Direct reports will be looking to their supervisor for information on what to expect and what to do next. Managers should do all they can to divulge necessary information in a compassionate way. Be as present and supportive as you can; act with compassion and lead your team by example.
Boosting Morale After Layoffs
When the dust settles, you're left with the remainders of a team who may be wondering what to expect next. Here are a few keys to keep in mind to ensure an easier transition process to the new normal.
Remaining employees will feel a bit shaken up following a restructuring or downsizing period.
This is the time (if not before) to clarify what the restructuring means for those who remain.
- Who will take over the responsibilities that are left over?
- Will employees be expected to cover the work left behind by their peers?
- Have previously-set deadlines and plans changed at all, or do they remain the same?
Clarify these questions even before they're asked.
8. Extend Support
When possible and appropriate, extend an offer to write letters of recommendation for newly laid off workers. Support former colleagues on LinkedIn, and make networking connections where appropriate. Use this opportunity to call on favors and try to do a little match-making in your professional world.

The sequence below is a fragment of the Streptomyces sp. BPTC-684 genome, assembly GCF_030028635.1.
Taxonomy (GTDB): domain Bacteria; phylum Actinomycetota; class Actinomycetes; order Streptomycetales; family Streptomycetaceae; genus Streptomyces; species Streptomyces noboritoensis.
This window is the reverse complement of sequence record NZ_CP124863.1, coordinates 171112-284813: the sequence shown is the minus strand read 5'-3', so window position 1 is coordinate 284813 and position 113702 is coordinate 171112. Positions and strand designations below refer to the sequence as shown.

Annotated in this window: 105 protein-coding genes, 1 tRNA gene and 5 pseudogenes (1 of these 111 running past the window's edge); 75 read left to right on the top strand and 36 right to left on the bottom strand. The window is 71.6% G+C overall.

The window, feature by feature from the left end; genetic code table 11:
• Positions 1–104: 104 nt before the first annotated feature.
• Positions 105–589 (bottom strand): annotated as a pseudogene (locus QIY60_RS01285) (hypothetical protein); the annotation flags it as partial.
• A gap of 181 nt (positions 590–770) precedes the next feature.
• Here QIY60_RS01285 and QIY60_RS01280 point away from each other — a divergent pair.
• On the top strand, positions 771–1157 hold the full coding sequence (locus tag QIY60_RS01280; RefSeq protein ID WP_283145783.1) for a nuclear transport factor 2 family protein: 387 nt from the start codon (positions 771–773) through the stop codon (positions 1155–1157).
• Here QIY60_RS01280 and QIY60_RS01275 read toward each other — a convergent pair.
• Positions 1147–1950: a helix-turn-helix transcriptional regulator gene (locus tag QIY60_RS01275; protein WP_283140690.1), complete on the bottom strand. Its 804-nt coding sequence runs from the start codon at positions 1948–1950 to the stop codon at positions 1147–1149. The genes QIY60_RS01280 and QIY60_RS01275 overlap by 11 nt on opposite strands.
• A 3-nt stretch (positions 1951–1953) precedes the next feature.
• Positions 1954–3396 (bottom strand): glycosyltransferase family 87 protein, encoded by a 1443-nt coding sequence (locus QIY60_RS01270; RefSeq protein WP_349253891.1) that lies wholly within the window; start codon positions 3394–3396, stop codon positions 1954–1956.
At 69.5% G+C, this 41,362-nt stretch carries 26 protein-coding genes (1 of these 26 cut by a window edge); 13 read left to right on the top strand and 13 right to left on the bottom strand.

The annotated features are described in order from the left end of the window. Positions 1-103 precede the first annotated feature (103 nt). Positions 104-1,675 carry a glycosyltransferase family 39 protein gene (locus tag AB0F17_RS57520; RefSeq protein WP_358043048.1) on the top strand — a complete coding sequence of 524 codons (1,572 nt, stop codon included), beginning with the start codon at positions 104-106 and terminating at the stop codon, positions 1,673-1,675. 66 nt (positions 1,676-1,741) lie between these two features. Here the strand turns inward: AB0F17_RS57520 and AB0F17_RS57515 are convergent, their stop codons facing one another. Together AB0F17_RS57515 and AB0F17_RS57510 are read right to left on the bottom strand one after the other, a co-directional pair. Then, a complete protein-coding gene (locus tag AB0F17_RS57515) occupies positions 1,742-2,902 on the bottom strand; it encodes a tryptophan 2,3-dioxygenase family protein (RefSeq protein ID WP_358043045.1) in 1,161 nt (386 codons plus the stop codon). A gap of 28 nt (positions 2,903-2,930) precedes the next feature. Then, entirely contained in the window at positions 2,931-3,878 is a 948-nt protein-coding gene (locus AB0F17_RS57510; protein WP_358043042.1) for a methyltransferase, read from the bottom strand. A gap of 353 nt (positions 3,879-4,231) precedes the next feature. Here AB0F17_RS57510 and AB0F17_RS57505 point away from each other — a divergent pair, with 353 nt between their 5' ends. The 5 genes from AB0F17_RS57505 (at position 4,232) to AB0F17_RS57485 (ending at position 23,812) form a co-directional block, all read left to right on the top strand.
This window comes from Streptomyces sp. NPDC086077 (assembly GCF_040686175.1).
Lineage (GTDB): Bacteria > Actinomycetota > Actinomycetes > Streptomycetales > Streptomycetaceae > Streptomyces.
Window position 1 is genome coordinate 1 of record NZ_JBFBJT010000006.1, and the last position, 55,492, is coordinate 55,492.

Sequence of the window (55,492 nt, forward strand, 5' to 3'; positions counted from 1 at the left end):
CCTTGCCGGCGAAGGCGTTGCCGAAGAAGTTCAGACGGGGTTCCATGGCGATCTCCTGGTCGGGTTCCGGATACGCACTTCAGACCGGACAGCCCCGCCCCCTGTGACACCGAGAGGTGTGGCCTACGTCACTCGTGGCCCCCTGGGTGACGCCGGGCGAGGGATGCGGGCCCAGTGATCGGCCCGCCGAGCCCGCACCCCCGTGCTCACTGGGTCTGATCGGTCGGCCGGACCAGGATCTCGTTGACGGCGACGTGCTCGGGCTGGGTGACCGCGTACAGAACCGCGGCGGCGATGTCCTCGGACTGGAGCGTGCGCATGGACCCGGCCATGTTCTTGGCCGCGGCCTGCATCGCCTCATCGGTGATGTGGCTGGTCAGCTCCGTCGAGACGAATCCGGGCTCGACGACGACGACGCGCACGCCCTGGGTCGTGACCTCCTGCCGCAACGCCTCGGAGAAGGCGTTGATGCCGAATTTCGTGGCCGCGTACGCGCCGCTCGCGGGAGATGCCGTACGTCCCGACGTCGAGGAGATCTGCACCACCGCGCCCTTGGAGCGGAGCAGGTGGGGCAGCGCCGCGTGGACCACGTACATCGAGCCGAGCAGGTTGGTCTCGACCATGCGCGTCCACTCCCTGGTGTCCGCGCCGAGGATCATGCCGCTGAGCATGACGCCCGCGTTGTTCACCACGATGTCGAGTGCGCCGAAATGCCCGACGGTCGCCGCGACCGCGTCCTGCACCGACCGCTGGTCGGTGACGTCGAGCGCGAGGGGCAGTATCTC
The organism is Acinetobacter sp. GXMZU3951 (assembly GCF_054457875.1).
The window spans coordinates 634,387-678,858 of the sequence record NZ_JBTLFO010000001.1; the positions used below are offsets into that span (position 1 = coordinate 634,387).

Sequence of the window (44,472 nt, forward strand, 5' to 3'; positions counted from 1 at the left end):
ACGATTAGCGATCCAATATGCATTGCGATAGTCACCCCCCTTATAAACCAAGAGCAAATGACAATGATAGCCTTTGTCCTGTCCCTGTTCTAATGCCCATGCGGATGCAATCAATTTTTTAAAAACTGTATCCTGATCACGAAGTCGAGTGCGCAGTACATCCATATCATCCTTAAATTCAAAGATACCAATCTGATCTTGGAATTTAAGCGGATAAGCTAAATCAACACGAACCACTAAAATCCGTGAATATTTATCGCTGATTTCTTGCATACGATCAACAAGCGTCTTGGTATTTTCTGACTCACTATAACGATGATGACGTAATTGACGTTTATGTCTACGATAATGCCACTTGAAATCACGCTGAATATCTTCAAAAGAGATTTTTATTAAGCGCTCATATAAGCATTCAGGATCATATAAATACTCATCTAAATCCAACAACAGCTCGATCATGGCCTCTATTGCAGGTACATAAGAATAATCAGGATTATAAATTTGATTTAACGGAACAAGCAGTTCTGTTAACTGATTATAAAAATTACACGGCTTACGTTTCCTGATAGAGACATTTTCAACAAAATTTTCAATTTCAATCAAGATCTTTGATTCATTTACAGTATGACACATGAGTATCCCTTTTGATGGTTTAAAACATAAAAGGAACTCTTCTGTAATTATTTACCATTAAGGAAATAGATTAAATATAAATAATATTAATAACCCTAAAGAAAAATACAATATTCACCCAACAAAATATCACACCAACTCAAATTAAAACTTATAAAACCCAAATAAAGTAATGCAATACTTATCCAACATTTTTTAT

But don't overstep any boundaries. Start by asking your former colleague if they're interested in hearing about your networking connections. They may need some time to figure out their next step for themselves. But by positioning yourself as someone who supports their professional growth and development, you won't be burning any bridges.
9. Move On
If the ultimate goal of downsizing or restructuring the company is to improve the company in someway, your remaining employees will expect to see some improvement once the dust settles.
After at least a full quarter, remaining workers have begun to feel secure in their jobs again. By this time, employees should be back in the swing of things, and new processes or systems should be well underway.
Without the daily fear of being laid off, your team may be ready for a bit of a morale-boosting break. This could be an employee appreciation event, an awards ceremony, or a just-for-fun party. It's important to celebrate the wins, as well as triumphing over the losses, in every aspect of business. So once the layoffs are in the past, find a way to make the workplace a little more fun again.